From the hospital where he works in South Carolina, Dr. Kiran Nagarajan has been watching the coronavirus crisis explode in other parts of the country. But, like many other immigrant doctors, he can’t do anything about it.
“There’s a dire need of physicians especially in places like New York, New Jersey,” Nagarajan said. “I wish I can go and help there.”
Dr. Nagarajan is here on a temporary visa — one that only allows him to work at the hospital in South Carolina that hired him. He often travels to New Jersey, where his wife works. Near the epicenter of the coronavirus outbreak.
“I’m literally doing nothing there,” he said. “But I can’t work.”
One in four doctors in the U.S. is an immigrant. Thousands of them arrive every year to train in the U.S., and stay to work on temporary visas. Many of them, like Nagarajan, want to be on the front lines of the coronavirus outbreak.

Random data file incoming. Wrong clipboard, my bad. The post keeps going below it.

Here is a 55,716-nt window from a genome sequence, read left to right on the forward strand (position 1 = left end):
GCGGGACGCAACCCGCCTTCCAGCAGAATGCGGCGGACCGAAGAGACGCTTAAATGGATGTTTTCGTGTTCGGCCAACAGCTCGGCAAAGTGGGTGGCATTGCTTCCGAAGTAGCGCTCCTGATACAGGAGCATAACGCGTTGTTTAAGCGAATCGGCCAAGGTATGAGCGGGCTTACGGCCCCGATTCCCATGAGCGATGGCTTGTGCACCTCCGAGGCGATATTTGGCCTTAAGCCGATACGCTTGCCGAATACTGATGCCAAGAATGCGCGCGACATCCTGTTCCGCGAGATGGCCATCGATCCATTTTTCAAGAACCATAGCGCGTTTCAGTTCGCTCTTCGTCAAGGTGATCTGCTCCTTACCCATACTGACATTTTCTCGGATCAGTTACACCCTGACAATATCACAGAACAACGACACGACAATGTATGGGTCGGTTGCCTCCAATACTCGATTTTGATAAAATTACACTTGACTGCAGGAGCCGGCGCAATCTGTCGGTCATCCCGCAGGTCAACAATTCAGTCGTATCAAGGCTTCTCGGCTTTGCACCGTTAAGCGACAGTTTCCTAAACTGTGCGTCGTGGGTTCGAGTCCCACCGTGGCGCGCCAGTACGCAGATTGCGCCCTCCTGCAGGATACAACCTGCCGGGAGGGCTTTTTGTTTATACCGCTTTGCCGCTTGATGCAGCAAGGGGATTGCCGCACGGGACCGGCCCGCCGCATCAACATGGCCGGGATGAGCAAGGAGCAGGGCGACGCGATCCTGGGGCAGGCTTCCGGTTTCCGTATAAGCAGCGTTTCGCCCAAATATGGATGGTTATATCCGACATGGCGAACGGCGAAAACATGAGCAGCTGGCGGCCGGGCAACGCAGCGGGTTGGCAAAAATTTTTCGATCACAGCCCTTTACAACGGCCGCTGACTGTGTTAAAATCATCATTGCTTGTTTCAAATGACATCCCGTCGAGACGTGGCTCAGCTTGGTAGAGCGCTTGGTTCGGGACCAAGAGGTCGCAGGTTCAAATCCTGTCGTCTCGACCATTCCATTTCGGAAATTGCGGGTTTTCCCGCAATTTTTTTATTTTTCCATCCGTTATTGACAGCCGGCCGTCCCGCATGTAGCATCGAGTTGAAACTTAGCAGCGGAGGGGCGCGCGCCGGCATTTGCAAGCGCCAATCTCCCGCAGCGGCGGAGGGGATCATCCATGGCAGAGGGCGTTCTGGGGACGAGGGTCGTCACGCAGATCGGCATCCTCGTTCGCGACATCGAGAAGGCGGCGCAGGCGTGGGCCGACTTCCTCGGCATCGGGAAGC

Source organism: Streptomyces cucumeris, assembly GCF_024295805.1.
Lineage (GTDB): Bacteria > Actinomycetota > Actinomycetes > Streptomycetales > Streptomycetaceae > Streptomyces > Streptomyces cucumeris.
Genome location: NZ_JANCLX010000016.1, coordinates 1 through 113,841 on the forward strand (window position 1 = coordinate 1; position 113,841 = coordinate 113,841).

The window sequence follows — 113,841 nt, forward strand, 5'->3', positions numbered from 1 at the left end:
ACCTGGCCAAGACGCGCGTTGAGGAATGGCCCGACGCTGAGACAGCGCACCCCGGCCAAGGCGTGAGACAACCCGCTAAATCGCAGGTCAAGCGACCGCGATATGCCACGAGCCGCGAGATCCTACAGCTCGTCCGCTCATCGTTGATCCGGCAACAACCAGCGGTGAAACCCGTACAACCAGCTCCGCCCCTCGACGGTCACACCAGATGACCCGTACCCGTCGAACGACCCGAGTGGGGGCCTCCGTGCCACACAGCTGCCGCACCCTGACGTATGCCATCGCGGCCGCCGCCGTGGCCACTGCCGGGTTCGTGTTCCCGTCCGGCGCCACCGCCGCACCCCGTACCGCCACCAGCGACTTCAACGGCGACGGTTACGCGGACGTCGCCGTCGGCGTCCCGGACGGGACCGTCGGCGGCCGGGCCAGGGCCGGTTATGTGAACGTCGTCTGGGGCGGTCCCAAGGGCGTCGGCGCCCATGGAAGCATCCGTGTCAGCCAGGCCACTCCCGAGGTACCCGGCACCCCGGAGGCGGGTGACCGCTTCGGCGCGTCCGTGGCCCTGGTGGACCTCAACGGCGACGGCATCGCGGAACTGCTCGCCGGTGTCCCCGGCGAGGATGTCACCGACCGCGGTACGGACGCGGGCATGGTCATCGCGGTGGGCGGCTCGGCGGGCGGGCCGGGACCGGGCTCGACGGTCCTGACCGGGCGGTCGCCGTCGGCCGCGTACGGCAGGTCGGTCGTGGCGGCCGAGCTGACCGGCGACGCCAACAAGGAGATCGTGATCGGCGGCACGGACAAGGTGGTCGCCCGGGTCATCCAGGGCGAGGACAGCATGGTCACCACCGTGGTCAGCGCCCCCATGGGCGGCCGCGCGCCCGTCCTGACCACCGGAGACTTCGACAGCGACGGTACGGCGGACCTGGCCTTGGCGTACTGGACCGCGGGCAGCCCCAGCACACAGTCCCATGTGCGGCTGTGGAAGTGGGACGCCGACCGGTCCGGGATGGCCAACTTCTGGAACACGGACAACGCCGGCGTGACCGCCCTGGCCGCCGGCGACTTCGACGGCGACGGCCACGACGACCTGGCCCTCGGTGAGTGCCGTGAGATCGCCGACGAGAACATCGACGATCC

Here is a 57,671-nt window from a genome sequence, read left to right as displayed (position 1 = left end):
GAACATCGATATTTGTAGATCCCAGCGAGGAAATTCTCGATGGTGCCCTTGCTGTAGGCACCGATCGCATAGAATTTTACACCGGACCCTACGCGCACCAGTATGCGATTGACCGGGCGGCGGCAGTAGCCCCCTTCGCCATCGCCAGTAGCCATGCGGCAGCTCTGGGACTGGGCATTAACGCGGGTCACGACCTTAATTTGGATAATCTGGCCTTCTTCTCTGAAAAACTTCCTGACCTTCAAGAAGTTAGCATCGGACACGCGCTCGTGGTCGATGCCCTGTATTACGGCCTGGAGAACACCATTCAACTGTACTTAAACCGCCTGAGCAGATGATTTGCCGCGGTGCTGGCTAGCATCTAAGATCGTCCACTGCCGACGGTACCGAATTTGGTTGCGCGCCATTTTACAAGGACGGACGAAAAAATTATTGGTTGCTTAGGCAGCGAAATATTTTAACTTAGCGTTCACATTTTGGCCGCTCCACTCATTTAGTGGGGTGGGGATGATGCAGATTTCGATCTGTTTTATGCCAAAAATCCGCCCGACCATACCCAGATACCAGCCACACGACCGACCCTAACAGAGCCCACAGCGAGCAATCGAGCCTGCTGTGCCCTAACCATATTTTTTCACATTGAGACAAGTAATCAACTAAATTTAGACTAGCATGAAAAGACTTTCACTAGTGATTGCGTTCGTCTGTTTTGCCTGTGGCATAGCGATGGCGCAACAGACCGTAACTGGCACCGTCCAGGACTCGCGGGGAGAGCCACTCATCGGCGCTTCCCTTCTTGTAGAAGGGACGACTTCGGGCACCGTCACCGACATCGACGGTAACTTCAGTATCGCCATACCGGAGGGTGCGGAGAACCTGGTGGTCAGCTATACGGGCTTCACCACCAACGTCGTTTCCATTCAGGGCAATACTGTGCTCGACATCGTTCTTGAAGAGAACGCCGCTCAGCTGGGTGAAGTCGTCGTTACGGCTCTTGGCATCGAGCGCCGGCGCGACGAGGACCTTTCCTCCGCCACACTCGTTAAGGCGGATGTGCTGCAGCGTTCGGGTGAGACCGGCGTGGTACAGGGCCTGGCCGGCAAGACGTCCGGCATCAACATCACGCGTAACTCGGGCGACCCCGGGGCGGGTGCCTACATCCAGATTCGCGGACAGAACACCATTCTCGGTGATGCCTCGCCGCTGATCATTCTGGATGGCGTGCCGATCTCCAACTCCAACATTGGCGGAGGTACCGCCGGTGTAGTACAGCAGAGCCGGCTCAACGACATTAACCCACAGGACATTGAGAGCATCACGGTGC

But they can’t easily transfer their visas to practice in another hospital because U.S. Citizenship and Immigration Services has closed offices to the public and cut back on services.
Coronavirus is disrupting the immigration system at nearly every level. Green card and citizenship interviews are also suspended. Some immigration courts have closed, but others are still open — over the objections of immigration judges and lawyers.
And it’s not just legal immigrants who are affected. Immigrants in the country illegally are afraid of being deported if they come forward to get tested and treated for coronavirus.
“We’re dealing with those kinds of issues day in, day out, of how you actually continue on when necessary functions in the immigration system are not happening,” said Greg Siskind, founding partner of the immigration law firm Siskind Susser PC in Tennessee.
Siskind said the USCIS work slowdown means longer processing times for work visas, and State Department actions in response to coronavirus are also having an impact.
By Joel Rose for N P R
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